Best indoor antenna

Since the best router was posted by @TabloTV and best cable modem was posted by me, I thought I’d go on and post the other piece to the puzzle - the best antenna. See but like they say, there’s a lot that goes into it. The Winegard FL5500A is the best for me in Austin, TX and is better than the Mohu Leaf 50 ampled.

It’s pretty much impossible to suggest the ‘best’ antenna for everyone which is why we don’t recommend specific antennas and why we generally recommend people try 2-3 and work to optimize placement and location before settling on a setup that works for them.

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That’s why I said the Winegard FL500 works best for me. If it wasn’t for wanting gettv the Mohu Leaf 50 would work. Best suggestion is start at and see what is available. Then check the call letters in Wikipedia to see the sub channels they have. Just because a station’s primary channel is not English does not mean they have no English. Univision has English Gettv and Escape in Austin, TX.

I recommend the Antennas Direct Eclipse.

Here is my review of it…

Also here is a video of me using it.

Does it get VHF as well as UHF? Not changing mine sine I’m getting everything available.

Yes, it gets VHF high 7-13 and UHF. It’s great little antenna.

I made my own following these instructions and it actually works really well. so many people have been asking me to make one for them. I used wire hangers and cut and bent them to size. was not too hard just make sure to scrape away paint where connections need to be. I got 58 channels i am 30 miles from towers. but I dont have many trees around and live on a hill. I also own a mohu sky and i get very similar results. this cost me the price of a tv transformer and was a fun project to do with my son. tv transformer( )

and instructions

I used a 2x4 i had laying around and i did not use the reflectors. If you are cheap like me It does not hurt to try thing out.

This 4 bay bowtie antenna has been improved in the last few years. The past whisker length used to be 7 inches for the old frequency spectrum (channels 14 to 69). Since the HD cutover in the US, that range has been narrowed from channels 14-69 to 14-51. The old whisker length was to accomodate channels past 51 as higher frequency channels require lesser length whiskers. The smaller length however came at the expense of the lower UHF channels. The new model typically has 9.5 inch whiskers with 9 inches spacing between each bay. This newer 4 bay model actually rivals the 4228 eight bay in performance while being smaller and lighter! As well the 4 bay, while for UHF, actually does a good job on VHF.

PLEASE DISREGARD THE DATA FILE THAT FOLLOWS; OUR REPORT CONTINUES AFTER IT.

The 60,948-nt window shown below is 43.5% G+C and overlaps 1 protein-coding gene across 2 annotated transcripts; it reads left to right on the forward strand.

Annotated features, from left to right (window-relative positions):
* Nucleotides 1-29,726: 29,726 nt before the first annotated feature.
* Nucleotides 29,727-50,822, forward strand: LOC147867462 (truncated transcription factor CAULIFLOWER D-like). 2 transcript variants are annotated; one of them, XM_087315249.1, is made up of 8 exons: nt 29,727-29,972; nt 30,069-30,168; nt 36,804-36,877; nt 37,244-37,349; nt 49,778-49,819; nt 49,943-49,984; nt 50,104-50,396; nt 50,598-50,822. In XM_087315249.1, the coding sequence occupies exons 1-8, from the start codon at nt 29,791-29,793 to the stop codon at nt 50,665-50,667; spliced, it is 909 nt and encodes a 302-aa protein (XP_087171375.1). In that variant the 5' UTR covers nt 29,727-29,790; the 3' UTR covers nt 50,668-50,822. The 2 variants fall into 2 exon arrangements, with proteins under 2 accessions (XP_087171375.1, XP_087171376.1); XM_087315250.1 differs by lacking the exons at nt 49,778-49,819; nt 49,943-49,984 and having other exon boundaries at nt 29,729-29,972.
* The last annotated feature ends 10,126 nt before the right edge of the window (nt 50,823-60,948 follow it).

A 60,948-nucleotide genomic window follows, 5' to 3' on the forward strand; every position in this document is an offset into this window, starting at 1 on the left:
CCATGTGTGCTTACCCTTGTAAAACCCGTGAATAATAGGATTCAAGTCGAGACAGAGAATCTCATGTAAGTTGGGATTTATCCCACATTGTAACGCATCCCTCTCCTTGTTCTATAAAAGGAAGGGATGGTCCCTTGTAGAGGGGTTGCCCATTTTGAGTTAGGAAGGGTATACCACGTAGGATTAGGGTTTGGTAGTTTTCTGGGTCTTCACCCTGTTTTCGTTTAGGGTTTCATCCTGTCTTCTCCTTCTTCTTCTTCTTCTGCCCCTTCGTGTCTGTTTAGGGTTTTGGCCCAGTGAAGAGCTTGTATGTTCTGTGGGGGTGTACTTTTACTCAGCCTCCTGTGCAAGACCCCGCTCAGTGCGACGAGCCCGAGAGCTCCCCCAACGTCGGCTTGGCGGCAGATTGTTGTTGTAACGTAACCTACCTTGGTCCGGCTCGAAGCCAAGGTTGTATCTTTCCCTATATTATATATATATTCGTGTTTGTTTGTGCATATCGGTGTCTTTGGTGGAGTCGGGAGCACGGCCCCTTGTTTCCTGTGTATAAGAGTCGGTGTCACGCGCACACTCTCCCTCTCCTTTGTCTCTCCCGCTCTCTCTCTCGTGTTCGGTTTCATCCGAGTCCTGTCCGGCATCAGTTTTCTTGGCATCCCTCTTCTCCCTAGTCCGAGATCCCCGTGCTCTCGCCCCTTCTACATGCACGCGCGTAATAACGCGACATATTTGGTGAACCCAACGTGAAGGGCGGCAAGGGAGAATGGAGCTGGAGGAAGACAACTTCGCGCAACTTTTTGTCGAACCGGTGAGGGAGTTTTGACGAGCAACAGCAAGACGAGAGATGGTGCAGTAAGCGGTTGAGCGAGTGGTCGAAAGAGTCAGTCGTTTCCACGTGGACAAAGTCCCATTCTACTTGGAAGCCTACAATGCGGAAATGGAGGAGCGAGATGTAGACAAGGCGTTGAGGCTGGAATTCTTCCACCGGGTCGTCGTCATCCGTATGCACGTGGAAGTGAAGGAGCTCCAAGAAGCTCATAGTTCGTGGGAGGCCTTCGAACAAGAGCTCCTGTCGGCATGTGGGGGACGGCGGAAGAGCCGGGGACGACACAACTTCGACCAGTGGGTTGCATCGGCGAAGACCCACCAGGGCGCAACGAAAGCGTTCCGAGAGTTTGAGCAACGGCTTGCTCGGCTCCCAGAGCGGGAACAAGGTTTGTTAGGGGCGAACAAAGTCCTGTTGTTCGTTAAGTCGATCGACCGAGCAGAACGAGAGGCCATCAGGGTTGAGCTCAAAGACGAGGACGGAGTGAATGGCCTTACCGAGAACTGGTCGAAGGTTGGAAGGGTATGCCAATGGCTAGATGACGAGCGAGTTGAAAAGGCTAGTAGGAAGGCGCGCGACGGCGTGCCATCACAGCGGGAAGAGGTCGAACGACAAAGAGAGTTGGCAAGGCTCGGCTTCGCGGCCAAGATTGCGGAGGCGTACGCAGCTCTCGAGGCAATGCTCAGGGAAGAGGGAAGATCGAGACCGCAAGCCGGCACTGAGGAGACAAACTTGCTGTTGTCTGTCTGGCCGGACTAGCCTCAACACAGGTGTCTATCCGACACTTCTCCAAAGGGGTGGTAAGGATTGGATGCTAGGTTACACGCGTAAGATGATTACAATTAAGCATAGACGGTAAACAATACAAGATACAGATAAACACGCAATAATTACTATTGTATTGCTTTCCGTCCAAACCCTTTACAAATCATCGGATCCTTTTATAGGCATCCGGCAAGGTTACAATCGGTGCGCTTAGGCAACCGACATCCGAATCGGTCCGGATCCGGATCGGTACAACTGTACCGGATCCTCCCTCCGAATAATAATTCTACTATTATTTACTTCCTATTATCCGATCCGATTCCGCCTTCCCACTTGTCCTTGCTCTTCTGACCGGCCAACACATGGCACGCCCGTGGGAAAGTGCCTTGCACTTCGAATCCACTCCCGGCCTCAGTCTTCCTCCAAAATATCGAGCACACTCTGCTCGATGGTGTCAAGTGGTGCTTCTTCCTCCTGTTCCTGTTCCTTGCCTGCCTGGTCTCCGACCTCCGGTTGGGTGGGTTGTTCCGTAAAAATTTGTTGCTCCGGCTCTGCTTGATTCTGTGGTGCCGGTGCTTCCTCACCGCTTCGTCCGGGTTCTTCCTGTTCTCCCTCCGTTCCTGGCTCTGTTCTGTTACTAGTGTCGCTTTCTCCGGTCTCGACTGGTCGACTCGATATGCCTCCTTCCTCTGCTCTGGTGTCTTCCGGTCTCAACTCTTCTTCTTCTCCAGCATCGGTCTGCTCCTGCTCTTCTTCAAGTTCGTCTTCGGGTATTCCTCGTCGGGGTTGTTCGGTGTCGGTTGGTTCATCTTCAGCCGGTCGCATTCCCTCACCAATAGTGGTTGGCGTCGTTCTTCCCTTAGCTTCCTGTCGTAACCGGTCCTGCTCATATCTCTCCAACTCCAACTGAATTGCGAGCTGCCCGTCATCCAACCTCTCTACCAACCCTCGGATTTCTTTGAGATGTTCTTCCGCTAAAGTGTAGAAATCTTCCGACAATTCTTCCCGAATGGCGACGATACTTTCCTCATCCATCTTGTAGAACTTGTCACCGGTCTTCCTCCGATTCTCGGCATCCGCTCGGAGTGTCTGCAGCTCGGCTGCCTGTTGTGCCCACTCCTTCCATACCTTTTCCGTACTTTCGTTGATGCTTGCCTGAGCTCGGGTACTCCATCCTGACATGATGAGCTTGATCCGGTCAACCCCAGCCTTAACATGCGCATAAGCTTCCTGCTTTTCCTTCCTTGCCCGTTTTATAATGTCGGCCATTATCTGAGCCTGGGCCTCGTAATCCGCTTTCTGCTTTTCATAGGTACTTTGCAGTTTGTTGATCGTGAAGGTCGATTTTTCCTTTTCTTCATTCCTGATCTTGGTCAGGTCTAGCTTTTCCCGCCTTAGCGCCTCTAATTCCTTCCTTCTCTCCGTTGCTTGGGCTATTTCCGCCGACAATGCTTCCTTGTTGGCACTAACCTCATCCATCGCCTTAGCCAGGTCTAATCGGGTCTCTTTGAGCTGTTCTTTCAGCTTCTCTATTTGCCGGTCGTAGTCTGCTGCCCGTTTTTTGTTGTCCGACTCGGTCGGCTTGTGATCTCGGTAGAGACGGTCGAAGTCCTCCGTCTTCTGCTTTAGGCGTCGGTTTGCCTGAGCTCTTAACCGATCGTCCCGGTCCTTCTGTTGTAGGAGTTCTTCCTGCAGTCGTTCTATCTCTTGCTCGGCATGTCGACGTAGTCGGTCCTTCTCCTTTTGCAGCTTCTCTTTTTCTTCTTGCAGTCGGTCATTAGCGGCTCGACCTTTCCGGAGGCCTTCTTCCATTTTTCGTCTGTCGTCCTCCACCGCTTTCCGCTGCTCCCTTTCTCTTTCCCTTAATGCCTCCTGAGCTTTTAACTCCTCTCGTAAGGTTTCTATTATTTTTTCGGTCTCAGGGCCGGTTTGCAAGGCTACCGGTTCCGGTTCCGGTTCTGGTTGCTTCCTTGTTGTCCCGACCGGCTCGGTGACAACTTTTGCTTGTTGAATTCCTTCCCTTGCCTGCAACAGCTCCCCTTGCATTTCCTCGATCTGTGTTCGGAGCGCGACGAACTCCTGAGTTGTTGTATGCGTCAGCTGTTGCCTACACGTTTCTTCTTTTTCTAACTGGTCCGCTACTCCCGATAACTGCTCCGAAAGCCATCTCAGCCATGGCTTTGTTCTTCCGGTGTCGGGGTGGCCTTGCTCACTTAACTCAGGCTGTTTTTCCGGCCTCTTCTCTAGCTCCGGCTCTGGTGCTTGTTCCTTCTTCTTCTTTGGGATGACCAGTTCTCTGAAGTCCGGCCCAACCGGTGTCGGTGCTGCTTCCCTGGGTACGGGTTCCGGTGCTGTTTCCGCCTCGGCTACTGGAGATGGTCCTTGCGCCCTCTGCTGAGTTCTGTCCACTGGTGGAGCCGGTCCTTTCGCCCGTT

I’ve since built a 6 bay for my situation. Instead of wood, I used a cheap PVC pipe for $2.

Plans for the new 4 bays are here:

One can construct a powerful antenna for less than ten bucks! BTW a reflector can add as much as 10-15% more signal strength. I built a reflector using cardboard overlaid with a kitchen roll of aluminum foil. Talk about building a powerful but cheap antenna from materials lying around the home…

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Thanks for the update I just started looking into this myself and have seen your expertise in other comments. Does it matter that in my area the channels i am trying to get range from channel 2 to channel 69 would that effect what length the whiskers need to be?

Are you in Canada? Unlike the US, Canada has kept the 14 to 69 channel spectrum (as has Europe and Asia). The US cut the spectrum to resell those frequencies to mobile providers.

With the 4 bay one can customize the whiskers for the channels one wants. For example, the channels I like go from 19 to 39. I don’t need 14 to 18 nor 40 to 51. So I calculated what the average length was for frequencies between 19 and 39 and cut my whiskers for that range. Channel 19 requires whiskers of 11.8 inches (if I remember correctly) and 39 needs 9.5 inches. So I cut ten inch whiskers. The spacing is typically one half inch less than the whisker size so in my case it was 9.5 inches between bays.

Like you, I used wire hangers. If you make a mistake cutting the wrong length, another coat hanger doesn’t cost you much LOL. I bought a set of ten wire hangers from WalMart for $1.98.

What is nice about making cheap antennas, is that if you need more than one, you spend just another ten bucks. To give you an example, a friend of mine gets two thirds of his channels at one location and the other one third comes in four feet away. Who the heck is going to buy two $100 antennas for two locations? We made two db4’s; put the first in location A and the second in location B; joined them with a two dollar splitter and voila, he was getting ALL the channels at 100% for less than $20.

We didn’t have to try and finagle ONE antenna to place it in a compromise position somewhere in between the two optimum locations. Heck for $10, just build a second antenna and don’t worry about finessing the ONE location with ONE antenna. Spend the saved money on a Tablo.

Channel 2 is lo VHF. The bowtie antenna does well at hi VHF (channels 7 to 13). For lo VHF you would need a Yagi antenna that does lo and hi VHF or a DIY loop antenna. This guy has done a nice one:

If ever I need a VHF antenna, I will follow his model. Notice that last one he built also uses a solid reflector using cardboard and aluminum foil. BTW the person cited above also built two UHF antennas - one to get the Toronto stations and another to get the Buffalo ones (facing in different directions). He joins the antennas through his preamp to go to his TVs. He actually built 4 antennas - imagine if he had to pay full price for four store bought antennas?